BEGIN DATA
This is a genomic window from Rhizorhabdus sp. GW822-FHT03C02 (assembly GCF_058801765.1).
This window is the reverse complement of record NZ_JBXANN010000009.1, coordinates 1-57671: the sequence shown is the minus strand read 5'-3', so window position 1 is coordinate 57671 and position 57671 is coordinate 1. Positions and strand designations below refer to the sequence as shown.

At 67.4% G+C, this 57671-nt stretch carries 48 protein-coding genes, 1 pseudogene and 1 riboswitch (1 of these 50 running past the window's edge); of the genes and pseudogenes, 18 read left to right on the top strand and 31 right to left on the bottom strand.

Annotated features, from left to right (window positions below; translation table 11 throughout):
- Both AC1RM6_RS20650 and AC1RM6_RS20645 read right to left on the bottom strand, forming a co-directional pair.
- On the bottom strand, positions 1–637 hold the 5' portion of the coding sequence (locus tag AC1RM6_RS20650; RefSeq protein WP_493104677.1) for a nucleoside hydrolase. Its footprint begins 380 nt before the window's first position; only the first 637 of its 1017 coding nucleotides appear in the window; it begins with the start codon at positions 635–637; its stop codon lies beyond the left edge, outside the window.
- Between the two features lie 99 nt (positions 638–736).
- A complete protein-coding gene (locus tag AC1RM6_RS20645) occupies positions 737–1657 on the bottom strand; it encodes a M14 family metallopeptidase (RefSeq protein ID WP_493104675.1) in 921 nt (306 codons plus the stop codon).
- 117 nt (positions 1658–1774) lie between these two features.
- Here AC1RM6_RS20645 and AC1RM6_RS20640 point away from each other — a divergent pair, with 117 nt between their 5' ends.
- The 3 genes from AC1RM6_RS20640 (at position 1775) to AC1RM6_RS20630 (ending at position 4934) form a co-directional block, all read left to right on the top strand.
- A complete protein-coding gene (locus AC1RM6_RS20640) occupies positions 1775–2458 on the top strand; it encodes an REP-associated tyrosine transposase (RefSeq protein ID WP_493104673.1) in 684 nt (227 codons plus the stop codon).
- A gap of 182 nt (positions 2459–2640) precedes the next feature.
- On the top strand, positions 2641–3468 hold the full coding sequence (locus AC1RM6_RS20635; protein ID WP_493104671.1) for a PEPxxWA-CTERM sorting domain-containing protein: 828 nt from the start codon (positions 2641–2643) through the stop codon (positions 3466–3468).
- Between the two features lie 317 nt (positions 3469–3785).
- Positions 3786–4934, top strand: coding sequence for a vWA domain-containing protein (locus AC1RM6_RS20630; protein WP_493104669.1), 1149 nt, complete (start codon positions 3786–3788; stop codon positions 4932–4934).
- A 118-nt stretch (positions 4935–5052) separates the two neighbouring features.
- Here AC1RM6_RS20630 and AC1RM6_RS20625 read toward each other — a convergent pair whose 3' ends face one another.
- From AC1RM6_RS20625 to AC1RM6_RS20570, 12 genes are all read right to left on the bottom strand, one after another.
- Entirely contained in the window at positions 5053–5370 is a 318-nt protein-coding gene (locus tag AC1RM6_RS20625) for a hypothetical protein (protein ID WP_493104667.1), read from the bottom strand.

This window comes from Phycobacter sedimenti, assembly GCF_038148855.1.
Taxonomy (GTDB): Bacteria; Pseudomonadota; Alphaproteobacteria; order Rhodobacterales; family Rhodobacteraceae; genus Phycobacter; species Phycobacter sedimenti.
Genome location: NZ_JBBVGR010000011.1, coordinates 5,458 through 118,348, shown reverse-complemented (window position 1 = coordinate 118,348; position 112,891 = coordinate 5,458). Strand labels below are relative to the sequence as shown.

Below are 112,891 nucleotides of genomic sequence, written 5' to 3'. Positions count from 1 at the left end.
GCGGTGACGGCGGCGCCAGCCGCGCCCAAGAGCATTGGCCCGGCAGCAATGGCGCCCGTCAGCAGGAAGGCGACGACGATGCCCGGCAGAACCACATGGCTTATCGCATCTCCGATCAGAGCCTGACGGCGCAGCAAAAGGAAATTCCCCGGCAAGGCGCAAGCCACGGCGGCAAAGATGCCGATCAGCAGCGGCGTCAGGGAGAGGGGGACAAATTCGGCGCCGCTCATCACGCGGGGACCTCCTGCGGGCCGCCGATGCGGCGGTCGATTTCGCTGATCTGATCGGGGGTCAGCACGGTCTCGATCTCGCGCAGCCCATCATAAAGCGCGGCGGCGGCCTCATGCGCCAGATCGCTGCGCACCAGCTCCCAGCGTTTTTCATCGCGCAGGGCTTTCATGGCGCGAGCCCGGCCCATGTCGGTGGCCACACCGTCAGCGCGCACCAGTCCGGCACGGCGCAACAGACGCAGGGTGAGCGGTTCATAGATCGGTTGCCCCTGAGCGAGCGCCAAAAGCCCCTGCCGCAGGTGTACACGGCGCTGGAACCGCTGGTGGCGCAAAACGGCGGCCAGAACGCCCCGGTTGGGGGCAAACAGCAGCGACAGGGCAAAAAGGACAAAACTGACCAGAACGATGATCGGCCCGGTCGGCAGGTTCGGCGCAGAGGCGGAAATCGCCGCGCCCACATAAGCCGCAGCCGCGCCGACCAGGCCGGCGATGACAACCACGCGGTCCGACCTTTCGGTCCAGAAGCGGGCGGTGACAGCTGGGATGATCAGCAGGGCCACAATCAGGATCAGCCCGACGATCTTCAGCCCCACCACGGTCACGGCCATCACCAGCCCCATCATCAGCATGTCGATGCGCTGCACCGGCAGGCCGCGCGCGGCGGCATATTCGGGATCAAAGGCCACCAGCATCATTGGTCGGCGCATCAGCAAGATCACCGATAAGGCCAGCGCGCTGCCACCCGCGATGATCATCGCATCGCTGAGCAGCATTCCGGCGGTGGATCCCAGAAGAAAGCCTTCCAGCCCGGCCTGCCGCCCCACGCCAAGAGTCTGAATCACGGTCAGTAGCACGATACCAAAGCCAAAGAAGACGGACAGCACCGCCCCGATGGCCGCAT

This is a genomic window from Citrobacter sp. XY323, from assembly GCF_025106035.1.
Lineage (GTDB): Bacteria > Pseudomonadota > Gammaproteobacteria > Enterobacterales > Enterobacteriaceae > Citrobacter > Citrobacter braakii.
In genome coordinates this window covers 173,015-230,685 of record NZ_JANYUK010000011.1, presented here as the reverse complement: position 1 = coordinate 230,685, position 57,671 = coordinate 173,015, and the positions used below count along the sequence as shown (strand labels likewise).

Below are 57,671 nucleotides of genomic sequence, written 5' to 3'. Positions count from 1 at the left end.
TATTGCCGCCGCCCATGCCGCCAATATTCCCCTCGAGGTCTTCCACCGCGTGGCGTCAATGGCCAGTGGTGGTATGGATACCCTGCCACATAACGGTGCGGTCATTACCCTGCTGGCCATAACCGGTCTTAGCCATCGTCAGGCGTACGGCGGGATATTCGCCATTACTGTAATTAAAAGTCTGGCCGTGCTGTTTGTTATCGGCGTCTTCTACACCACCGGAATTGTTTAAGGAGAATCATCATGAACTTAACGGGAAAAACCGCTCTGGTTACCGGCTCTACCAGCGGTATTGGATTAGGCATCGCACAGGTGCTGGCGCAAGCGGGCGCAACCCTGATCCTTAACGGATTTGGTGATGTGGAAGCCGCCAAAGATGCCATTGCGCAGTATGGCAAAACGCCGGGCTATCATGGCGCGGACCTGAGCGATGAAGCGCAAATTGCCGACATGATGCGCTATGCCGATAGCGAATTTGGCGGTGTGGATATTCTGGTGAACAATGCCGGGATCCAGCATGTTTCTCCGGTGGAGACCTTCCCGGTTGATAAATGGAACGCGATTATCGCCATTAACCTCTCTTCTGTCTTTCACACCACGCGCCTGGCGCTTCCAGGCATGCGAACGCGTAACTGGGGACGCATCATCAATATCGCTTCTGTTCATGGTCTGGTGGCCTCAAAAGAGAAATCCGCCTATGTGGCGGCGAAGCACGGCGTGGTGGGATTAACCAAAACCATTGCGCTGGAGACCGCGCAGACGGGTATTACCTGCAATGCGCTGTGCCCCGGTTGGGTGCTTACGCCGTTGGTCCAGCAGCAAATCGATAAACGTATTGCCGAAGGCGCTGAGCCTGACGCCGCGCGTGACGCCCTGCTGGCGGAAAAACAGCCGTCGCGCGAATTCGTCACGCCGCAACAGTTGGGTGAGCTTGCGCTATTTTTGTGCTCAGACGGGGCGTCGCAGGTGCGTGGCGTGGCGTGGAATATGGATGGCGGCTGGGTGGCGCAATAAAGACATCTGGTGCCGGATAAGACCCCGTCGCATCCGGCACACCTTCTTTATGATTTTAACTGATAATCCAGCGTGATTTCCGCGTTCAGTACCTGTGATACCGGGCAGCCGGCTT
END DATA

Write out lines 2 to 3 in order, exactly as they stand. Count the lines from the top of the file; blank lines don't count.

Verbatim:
This window is the reverse complement of record NZ_JBXANN010000009.1, coordinates 1-57671: the sequence shown is the minus strand read 5'-3', so window position 1 is coordinate 57671 and position 57671 is coordinate 1. Positions and strand designations below refer to the sequence as shown.

At 67.4% G+C, this 57671-nt stretch carries 48 protein-coding genes, 1 pseudogene and 1 riboswitch (1 of these 50 running past the window's edge); of the genes and pseudogenes, 18 read left to right on the top strand and 31 right to left on the bottom strand.